Thursday, January 18, 2007

Child Abuse Disguised as "Art"??

Kingdom Advancer has a very detailed and informative post up on a subject that should make us all sit up and take notice.

KA stated:
It's about protecting a young girl (actress Dakota Fanning) and standing up for what's right.

I heard about this on the Sean Hannity radio show today. I think it's disgusting and awful...and I can't believe the parents would let their 12 year old daughter do such a role! It's amount of money or fame is worth putting a child through that!

There was a so-called "psychologist" on Hannity's radio show today who tried to point out that this film would "bring light to a much needed subject"...blah blah blah. Yeah right...have a young girl going through a simulating rape scene is the right way to do that???


Paul Petersen, former child star who played Jeff Stone on The Donna Reed Show, has now become an advocate for child actors through his A Minor Consideration organization. It was formed in 1990 to give aid and support to young performers---Past, Present and Future.

Paul countered everything that the promoter of this terrible film was saying on Hannity's show. He pointed out that the girl had to have endured some awful things from the director of the film in order to make the scene "realistic."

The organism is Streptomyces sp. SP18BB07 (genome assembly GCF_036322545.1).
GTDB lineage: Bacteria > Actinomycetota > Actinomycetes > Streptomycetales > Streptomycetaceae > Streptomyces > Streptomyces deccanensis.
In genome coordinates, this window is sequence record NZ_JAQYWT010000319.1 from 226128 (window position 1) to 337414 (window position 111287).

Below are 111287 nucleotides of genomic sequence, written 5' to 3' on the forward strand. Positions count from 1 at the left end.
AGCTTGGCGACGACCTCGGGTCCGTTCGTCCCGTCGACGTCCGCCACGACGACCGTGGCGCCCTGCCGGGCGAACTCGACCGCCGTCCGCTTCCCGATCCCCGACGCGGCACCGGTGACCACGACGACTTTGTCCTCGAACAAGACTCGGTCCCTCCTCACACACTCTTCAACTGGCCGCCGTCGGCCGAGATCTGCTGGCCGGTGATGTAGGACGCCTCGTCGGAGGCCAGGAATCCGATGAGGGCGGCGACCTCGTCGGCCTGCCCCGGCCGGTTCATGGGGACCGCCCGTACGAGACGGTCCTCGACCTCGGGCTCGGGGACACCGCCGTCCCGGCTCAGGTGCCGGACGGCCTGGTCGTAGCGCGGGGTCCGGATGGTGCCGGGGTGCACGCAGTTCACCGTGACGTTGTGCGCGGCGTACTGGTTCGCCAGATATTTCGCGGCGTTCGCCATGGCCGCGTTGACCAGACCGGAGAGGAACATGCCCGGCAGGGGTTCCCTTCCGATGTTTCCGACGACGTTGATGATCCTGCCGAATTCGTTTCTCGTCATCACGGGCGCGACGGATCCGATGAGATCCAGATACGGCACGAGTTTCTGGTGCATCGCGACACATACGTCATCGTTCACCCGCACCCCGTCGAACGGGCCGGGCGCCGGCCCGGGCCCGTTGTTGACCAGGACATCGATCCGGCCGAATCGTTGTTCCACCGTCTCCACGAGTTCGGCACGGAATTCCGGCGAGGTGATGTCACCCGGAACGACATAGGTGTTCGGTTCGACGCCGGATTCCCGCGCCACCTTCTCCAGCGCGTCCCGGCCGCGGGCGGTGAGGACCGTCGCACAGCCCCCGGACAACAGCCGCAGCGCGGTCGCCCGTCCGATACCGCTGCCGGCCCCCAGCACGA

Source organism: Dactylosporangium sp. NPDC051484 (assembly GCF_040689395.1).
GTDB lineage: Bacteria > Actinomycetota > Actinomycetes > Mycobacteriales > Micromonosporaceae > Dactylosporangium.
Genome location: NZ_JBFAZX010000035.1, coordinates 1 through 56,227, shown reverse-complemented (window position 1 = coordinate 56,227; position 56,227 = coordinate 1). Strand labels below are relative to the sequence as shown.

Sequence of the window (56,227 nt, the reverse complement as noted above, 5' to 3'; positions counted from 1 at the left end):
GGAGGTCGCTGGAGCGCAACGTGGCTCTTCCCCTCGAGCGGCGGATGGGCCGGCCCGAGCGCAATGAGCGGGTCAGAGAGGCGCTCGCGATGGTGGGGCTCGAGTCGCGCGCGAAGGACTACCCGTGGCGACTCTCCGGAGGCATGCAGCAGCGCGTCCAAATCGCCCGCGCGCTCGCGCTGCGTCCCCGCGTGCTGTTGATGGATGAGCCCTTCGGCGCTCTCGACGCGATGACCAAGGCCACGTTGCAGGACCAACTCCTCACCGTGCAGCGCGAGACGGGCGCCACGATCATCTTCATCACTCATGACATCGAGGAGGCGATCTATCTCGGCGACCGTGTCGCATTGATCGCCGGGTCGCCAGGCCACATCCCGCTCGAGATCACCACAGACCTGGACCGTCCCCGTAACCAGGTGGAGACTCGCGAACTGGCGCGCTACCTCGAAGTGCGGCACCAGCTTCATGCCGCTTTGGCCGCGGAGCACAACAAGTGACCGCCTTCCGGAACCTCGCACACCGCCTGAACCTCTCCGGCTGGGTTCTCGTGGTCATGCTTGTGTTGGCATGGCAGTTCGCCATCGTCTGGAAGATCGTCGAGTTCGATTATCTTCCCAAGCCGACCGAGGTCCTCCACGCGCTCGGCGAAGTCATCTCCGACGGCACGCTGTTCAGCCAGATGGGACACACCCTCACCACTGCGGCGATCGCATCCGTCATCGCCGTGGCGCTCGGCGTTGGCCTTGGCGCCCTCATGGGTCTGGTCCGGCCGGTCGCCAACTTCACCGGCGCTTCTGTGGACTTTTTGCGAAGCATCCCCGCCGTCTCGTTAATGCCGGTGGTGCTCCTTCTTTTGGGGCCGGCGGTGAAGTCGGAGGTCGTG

Please visit Kingdom Advancer's Wrong In So Many Ways post to see all the reasons why we should be concerned about child actress, Dakota Fanning, as well as any other child actors out there who could be subjected to "Indecent, Inappropriate, Inexcusable, Irresponsible, Unacceptable, Unwise, Unlawful child abuse" disguised as "art."


Jaded said...

As you know, I have been an actress for most of my adult life, although I don't perform as my primary means of making a living any more. I now run a very successful music/acting studio, so I get lots of kids who want to become actors and actresses. I don't accept ANY student who has a parent who is motivated to have their child start working in the industry at a young age. The entertainment industry is difficult for an adult, and it's overwhelming for a child.

The first thing I tell them is that kids who work rarely become adults who work. So, if they think they're jump-starting their child's career, they're not. They're actually putting a time limit on it. The second thing I explain to them is that if their child starts to become successful, he or she will become the primary - or worse, the SOLE - bread winner for the family, which is wrong.

The way the laws exist, a parent only has to hold 15% of their child's earnings in trust for them. They can keep the other 85% for themselves to act as managers, or even for living expenses. In California, they have to save 100% of the child's earnings for them, but the way people get around this is by having a permanent address in a different state.

Think about it... how many times have you seen a very popular child star fade into obscurity as soon as they get older? What's cute and unique about a 10 year old isn't so cute in a 20 year old. And, how many times have you read that parents squandered almost all of a child's earnings and there's nothing they can do about it?